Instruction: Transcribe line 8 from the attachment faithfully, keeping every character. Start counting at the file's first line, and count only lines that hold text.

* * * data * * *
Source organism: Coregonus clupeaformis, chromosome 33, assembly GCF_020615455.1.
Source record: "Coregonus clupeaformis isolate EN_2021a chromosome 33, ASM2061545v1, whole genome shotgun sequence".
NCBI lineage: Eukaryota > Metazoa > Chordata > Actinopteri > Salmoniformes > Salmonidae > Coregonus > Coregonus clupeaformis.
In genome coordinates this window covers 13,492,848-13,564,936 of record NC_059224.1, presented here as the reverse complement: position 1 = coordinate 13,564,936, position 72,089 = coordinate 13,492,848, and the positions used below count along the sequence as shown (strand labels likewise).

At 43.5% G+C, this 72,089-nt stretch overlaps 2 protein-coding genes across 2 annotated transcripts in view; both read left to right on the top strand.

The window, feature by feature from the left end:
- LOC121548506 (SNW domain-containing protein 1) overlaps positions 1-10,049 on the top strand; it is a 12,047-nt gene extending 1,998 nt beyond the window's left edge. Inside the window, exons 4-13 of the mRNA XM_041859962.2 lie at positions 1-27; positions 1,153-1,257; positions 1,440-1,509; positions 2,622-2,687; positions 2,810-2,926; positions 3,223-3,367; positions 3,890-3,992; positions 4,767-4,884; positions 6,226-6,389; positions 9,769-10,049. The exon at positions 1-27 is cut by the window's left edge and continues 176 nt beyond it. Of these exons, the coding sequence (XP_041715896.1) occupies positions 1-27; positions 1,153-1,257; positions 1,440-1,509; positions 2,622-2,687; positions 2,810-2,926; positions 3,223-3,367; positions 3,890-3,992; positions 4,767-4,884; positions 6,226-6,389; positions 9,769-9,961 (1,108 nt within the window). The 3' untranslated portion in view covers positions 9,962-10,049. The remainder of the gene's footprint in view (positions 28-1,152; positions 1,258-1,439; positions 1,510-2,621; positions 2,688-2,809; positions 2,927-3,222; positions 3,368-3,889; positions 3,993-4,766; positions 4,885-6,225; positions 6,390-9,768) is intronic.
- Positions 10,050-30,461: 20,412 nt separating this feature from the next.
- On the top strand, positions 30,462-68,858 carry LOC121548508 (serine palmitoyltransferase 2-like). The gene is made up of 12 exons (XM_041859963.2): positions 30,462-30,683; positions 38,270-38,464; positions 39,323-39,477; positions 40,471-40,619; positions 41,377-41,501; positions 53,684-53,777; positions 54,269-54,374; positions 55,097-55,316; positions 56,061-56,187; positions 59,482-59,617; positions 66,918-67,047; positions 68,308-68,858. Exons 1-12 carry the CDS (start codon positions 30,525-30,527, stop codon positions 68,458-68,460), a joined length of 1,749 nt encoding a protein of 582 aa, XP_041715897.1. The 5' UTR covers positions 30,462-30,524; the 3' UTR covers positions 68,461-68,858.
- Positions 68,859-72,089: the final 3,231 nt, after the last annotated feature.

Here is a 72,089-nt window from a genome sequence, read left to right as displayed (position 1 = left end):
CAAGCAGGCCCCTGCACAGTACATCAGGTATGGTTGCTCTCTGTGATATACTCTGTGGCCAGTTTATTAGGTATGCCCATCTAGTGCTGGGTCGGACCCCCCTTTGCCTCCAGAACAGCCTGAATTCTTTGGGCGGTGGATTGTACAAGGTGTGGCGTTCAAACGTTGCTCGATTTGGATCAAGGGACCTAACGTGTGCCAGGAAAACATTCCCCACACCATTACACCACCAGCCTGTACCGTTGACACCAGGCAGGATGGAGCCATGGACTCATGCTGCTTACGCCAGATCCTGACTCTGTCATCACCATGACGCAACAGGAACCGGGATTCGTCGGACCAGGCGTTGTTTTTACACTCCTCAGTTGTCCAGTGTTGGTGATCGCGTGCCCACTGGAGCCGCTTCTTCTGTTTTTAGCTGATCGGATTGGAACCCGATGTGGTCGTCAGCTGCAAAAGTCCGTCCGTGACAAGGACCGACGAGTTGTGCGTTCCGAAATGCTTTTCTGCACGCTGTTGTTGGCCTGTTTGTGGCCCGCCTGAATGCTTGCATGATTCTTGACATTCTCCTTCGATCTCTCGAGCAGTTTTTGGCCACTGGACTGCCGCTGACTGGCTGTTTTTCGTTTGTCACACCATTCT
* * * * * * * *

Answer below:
- Positions 10,050-30,461: 20,412 nt separating this feature from the next.